It is simple, in the flood of life, to turn into a reactor – to react to everything that surfaces, the minute it comes up, and give it your full focus until the following thing comes up.

This is, obviously, a formula for franticness. The sentiment of loss of authority over what you do and when is sufficient to drive you over the edge, and if that doesn’t get you, the destruction of incomplete ventures you leave afterward will unquestionably make up for lost time with you.

Having an inbox and preparing it efficiently can assist you with recovering a portion of that control. However, when you’ve prepared out your inbox and recorded all the undertakings you have to get breaking on, you despite everything need to make sense of what to do the extremely next moment. On which of those assignments will your time best be spent, and which ones can pause?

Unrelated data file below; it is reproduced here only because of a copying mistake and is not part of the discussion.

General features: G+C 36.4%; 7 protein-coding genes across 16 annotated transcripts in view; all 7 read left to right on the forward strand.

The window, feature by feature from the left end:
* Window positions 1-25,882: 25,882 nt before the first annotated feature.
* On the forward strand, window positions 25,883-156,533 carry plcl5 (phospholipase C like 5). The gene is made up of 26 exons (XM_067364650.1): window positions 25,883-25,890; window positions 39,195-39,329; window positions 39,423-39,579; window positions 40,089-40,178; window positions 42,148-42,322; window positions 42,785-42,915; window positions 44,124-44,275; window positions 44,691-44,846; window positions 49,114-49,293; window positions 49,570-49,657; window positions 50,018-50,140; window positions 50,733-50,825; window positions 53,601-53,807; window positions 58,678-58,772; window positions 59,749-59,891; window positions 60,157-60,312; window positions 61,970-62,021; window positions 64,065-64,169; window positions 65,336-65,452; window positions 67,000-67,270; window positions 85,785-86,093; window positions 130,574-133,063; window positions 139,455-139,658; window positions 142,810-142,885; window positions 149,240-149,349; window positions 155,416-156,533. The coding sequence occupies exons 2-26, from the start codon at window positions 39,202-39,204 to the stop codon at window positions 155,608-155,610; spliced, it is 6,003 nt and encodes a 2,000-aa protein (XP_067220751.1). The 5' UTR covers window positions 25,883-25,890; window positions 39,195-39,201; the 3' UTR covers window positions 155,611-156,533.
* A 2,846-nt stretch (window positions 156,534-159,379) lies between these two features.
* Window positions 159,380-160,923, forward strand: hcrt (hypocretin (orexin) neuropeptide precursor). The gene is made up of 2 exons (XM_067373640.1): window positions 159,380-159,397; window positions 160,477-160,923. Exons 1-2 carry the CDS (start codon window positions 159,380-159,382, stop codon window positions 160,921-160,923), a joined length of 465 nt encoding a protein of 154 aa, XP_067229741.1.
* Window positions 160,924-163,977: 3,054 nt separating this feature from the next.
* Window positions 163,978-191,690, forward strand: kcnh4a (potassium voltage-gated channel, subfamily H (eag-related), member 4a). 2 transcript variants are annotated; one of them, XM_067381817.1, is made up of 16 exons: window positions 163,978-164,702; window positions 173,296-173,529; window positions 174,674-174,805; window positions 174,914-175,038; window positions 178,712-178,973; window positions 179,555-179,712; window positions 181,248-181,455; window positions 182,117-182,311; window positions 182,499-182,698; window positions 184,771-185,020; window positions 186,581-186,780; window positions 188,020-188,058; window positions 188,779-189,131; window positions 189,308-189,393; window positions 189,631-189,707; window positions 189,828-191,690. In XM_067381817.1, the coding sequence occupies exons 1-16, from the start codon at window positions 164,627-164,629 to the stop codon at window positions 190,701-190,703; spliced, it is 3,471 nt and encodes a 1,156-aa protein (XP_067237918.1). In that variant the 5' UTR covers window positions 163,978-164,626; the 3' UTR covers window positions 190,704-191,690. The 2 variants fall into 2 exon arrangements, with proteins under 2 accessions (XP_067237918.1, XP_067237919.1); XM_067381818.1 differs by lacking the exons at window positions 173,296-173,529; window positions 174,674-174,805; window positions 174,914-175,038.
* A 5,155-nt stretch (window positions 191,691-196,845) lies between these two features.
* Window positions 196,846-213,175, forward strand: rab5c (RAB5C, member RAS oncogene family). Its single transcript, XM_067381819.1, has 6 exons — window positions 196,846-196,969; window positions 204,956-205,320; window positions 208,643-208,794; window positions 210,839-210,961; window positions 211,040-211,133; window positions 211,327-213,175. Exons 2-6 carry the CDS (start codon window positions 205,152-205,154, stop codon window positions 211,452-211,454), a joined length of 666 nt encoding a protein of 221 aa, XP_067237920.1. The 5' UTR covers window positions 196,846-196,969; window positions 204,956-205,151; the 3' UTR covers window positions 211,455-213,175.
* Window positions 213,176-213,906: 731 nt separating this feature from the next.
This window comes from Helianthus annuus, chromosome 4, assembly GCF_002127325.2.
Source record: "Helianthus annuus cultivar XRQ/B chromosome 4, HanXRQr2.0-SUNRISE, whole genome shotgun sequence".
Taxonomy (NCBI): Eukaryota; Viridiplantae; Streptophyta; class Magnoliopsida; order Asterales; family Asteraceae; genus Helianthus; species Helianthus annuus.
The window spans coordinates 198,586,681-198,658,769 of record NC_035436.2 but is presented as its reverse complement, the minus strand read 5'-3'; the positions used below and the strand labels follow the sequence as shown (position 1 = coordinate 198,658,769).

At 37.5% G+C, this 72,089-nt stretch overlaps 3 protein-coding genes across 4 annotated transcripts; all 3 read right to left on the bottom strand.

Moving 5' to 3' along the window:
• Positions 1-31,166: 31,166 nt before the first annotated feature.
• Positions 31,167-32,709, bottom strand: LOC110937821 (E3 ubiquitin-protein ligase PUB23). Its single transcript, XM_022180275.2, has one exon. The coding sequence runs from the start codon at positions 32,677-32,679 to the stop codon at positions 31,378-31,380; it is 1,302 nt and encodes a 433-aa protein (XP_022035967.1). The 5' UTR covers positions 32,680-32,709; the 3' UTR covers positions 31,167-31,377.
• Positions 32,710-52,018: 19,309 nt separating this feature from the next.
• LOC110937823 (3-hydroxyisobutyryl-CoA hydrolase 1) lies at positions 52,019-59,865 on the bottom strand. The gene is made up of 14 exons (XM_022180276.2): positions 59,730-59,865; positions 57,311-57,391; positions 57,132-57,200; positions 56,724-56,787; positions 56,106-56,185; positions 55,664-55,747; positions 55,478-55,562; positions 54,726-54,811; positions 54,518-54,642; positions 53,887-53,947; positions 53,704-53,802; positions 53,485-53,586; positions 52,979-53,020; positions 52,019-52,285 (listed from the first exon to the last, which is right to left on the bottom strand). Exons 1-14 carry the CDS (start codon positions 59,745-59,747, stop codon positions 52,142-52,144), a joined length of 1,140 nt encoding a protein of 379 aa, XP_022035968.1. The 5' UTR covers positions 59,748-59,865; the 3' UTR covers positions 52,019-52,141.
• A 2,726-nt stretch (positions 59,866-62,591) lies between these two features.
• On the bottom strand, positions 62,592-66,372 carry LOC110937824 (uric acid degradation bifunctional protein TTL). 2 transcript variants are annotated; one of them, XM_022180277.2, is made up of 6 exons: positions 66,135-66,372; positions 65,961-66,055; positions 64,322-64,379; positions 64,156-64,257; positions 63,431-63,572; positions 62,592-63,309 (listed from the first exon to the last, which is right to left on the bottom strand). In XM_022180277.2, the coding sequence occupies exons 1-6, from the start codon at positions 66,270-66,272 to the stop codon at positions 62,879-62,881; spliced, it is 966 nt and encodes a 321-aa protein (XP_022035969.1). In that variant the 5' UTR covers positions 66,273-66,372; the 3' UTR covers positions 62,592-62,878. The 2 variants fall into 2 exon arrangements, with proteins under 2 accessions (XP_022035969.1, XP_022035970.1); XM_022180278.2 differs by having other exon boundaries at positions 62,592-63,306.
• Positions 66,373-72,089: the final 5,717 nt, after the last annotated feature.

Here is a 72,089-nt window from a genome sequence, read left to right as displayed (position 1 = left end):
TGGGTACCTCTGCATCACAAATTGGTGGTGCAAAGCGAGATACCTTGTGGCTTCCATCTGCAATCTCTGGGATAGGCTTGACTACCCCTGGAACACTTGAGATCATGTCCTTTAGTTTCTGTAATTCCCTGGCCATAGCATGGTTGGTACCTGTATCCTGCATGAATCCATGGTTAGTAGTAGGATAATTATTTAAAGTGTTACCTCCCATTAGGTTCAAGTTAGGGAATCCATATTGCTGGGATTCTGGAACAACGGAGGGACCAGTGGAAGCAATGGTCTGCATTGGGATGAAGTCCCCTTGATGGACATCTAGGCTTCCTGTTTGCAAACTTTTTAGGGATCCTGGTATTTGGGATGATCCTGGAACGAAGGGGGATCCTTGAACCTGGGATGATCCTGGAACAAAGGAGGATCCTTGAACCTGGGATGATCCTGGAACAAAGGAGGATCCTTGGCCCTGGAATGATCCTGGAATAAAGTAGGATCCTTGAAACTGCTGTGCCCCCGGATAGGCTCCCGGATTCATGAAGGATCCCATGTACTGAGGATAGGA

At the point when we don’t set needs, we will, in general, follow the easy way out. (What’s more, after the easy way out, as the late, extraordinary Utah Phillips reminded us, is the thing that makes the waterway warped!) That is, we’ll pick and sort through the things we have to do and take a shot at the most effortless ones – leaving the more troublesome and fewer enjoyment assignments for a “later” that, as a rule, never comes – or, more terrible, comes just before the activity should be done, tossing us into a tornado of movement, stress, and lament.